Right? And when you you've mentioned that, that when you run your own DNS server, and there are good reasons to do so, for example, when you are in a, in a corporate environment, still that old, um, um, um, perimeter based security and an inside and outside of the network, you want to give names to your insight services as well. So you do have to run a DNS server and cannot just rely on external ones. So one, one good idea. And one recommendation from our side would be really to make sure that there's a proper patch management tool available that makes sure that the DNS software is always up to date. And that you add the additional security mechanisms that you've mentioned. Are there any other, um, maybe also services that are available around that can add additional layers of security? You've mentioned this machine learning mechanism that can detect anomalies in the behavior of a DNS server or at least outliers unexpected behavior. Is this, uh, is this a market, are there other vendors that provide these services to protect your DNS service?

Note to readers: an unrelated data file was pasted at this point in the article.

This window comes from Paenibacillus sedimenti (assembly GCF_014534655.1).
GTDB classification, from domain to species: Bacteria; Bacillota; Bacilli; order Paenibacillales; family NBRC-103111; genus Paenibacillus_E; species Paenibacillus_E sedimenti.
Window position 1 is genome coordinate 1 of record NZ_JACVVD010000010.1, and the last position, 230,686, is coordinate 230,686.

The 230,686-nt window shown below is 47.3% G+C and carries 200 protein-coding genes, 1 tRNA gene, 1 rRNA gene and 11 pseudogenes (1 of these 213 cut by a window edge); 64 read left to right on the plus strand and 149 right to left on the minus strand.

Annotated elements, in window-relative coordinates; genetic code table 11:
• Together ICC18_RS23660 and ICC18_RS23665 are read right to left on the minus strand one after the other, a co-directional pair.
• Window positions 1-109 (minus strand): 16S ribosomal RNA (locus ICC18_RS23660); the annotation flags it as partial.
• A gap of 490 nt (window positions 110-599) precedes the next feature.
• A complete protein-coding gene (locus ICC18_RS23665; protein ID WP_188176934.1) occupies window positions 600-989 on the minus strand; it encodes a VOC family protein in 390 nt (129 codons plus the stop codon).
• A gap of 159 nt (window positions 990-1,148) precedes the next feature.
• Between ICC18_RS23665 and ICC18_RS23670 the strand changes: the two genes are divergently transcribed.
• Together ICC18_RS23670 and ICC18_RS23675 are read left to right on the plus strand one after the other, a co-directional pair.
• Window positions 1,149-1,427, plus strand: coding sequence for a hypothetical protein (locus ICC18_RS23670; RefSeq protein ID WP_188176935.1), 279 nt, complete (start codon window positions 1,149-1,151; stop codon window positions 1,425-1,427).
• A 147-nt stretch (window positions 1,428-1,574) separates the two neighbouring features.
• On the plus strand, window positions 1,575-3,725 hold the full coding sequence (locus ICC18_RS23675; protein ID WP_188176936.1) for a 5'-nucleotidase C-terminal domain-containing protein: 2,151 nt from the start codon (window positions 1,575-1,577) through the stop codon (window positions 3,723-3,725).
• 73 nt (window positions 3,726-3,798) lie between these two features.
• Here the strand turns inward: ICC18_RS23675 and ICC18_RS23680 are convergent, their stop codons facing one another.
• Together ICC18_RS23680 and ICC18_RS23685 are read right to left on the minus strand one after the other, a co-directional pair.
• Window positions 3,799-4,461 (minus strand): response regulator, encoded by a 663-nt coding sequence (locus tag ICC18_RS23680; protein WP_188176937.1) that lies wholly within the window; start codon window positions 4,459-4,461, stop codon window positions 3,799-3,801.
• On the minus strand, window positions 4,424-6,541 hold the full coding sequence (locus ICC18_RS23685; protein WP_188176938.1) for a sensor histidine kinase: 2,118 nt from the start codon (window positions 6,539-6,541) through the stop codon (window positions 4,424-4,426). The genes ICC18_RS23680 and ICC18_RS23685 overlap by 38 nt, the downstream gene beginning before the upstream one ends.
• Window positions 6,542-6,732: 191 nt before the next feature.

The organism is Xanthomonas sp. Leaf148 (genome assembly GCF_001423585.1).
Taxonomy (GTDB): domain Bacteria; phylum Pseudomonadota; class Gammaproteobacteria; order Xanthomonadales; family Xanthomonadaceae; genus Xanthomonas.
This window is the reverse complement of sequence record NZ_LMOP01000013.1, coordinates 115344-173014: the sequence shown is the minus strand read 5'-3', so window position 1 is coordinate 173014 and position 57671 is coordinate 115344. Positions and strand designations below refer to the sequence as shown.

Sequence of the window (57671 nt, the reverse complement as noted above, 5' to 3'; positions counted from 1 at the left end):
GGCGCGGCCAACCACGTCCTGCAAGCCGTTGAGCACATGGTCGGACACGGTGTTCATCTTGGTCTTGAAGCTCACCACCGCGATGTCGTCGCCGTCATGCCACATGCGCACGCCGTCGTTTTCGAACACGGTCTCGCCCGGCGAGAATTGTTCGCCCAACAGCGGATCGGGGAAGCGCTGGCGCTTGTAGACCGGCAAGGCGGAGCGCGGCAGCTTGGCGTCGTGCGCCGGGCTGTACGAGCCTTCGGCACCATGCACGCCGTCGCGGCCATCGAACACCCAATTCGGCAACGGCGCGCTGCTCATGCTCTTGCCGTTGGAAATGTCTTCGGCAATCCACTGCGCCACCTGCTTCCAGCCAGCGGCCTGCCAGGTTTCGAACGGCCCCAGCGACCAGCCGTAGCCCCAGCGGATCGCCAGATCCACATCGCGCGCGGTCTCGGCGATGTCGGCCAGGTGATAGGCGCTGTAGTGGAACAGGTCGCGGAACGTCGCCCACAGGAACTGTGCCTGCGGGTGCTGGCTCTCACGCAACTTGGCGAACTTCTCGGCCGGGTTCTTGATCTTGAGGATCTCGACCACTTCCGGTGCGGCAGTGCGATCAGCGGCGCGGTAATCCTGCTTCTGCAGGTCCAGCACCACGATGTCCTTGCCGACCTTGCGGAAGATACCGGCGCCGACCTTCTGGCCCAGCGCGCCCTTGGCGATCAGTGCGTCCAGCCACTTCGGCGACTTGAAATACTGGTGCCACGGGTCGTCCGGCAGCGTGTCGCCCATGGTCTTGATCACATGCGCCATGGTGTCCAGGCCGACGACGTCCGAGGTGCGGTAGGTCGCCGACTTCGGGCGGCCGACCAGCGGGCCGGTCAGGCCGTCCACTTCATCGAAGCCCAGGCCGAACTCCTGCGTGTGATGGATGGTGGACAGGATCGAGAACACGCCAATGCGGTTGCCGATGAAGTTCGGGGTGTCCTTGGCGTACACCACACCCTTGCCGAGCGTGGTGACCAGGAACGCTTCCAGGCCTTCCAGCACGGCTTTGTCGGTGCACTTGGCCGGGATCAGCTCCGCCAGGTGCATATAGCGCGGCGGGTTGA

Well, obviously if there are specialized security solutions, which focus on all aspects of network security nowadays, they probably called NDR network detection and response, but of course they will detect those DNS-based attacks and Ulta or other types of attacks as well, because they basically sniff all the, all your network flows and understand if something's not working as expected. Another potential solution would be just to basically invest in the commercial DNS service, instead of relying on public tennis software running somewhere outside or running your own dinner software internally could just outsource it to a managed DNS provider. Basically it's probably not entirely a SAS based solution because it still needs some infrastructure to run, but it will be infrastructure which is managed monitored, pitched whatever kind of operated reliably and securely by a quantified third party. But of course, the most interesting for us as a security focused analyst would be something like, or you've probably heard the term safety.